Schaumburg, too, recognizes the mass transit problem.
"The largest conversation we're going to be hearing is about mass transit improvement," said Dave Parulo, president of Meet Chicago Northwest, a suburban visitors bureau based in Schaumburg.
Kaili Harding, president of the Schaumburg Business Association, said she's confident Amazon's interest could create the political will necessary to extend the CTA's Blue Line west from O'Hare International Airport to the site.
With that resolved, most of the other requirements are in place, including access to one of the nation's largest transportation hubs, she added.
Also, the site benefits from the proximity of Metra stations within several miles to the north and south, while all of Schaumburg has bus service routed through the Northwest Transportation Center just west of the Streets of Woodfield Mall, said Julie Fitzgerald, community development director.
Where to live or stay
In Schaumburg alone, there are 30 hotels with 4,800 rooms. In the Northwest suburbs, 67 hotels create about 10,000 guest rooms.
Less certain, though, is whether either town is willing to build additional housing for thousands of employees.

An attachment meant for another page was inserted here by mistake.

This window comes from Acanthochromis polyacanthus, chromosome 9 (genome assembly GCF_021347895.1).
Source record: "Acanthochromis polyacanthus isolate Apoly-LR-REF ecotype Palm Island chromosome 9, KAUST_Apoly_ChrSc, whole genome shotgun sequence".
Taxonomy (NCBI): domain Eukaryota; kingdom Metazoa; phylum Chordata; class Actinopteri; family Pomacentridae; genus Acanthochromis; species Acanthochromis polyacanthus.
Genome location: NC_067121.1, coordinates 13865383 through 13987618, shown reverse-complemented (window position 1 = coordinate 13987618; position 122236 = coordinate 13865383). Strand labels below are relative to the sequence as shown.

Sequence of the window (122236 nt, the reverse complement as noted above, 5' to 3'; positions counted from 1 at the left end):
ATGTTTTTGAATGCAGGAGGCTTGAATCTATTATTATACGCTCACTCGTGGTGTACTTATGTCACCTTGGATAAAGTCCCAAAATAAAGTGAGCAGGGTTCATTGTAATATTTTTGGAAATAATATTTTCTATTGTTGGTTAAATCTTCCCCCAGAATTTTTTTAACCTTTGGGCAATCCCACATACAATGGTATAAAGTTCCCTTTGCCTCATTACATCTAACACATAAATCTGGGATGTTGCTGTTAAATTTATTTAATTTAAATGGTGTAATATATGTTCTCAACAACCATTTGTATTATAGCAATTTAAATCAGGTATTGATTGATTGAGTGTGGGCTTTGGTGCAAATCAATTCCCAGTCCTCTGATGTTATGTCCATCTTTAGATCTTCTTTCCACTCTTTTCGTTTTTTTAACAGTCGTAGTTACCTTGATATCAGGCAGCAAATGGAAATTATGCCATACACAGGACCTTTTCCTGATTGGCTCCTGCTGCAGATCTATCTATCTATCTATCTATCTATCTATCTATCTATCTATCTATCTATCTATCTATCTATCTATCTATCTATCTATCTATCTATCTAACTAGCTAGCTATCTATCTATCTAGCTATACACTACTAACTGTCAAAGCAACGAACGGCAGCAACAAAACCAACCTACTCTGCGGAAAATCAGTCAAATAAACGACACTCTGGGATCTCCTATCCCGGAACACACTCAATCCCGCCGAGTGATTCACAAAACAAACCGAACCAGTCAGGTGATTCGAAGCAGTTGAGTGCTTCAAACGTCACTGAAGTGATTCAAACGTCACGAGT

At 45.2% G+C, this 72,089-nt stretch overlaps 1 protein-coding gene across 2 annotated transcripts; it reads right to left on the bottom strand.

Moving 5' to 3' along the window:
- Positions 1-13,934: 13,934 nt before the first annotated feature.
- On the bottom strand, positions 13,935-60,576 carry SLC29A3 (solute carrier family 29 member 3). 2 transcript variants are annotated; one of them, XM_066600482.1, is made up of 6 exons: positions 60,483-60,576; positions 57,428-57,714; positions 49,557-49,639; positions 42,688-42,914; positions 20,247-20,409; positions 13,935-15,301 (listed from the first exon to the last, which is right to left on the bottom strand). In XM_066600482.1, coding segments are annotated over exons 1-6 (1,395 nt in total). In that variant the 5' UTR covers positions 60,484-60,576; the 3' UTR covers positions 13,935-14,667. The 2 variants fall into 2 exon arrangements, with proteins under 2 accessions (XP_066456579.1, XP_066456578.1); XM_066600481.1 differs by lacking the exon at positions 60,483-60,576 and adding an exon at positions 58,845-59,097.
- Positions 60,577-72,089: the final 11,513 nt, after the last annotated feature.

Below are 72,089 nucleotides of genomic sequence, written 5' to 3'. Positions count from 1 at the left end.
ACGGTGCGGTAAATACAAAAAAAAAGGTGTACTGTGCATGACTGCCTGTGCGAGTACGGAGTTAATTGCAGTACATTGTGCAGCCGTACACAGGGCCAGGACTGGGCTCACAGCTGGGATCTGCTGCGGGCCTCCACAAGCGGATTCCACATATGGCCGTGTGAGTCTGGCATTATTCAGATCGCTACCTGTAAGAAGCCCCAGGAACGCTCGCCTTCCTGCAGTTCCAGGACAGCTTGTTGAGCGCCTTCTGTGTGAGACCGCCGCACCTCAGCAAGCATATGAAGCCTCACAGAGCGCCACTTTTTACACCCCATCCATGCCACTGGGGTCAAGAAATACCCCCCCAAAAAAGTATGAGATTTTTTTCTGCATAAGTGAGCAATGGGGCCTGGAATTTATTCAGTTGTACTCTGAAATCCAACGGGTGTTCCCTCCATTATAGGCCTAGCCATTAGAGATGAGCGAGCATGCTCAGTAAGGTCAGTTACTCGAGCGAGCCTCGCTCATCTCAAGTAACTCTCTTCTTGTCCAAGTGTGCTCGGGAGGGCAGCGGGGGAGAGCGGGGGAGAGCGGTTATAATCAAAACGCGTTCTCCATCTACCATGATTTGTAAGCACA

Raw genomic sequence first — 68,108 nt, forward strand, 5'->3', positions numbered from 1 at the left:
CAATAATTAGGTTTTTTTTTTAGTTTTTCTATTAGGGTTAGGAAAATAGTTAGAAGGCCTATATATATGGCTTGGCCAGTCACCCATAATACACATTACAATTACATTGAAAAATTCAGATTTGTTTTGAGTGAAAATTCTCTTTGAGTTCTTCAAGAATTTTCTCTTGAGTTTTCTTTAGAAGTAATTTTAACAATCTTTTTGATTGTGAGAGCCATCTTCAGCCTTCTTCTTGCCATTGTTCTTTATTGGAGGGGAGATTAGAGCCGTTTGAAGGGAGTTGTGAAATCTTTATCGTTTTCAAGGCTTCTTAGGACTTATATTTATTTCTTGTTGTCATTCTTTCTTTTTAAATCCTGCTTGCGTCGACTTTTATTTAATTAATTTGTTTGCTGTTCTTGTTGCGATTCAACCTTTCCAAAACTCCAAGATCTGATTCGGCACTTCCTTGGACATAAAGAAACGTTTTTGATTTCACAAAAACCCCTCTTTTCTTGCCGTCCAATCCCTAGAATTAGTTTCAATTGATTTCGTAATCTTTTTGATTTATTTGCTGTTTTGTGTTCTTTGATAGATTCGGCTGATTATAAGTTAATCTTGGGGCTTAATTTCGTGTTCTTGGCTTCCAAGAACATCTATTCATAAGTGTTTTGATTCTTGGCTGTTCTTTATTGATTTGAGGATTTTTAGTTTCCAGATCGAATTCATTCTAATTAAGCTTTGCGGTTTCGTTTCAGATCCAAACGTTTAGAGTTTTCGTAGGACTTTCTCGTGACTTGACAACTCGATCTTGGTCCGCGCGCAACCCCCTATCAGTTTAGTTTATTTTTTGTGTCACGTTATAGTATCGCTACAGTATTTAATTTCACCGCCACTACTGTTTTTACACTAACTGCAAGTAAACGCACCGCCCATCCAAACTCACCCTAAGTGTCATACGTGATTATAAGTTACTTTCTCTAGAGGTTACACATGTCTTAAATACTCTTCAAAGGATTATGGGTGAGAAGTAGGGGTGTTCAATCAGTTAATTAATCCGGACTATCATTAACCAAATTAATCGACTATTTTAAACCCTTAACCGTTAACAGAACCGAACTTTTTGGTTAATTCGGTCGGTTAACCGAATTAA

"There is a lot of development being considered right now that's mixed use, particularly along the train lines," Parulo said. He cites the success of such developments in downtowns of Arlington Heights, Aurora and Naperville.
Adds Choose DuPage's Carpenter, "The Chicago area is a big market. Not everyone is going to live in the same municipality that the facility is located in."
Redevelopment plans now under consideration for the former Motorola campus call for a residential component. The village of Schaumburg's consultants have identified a capacity for 2,700 housing units of different types that could accompany an office space capacity of 3.3 million square feet -- a third of which is already spoken for by Zurich North America and Motorola Solutions' remaining presence.
Developer UrbanStreet Group LLC owns the 225 acres where most of the remaining redevelopment is planned.
Village Manager Brian Townsend said there is a willingness to adapt the current plans to accommodate Amazon.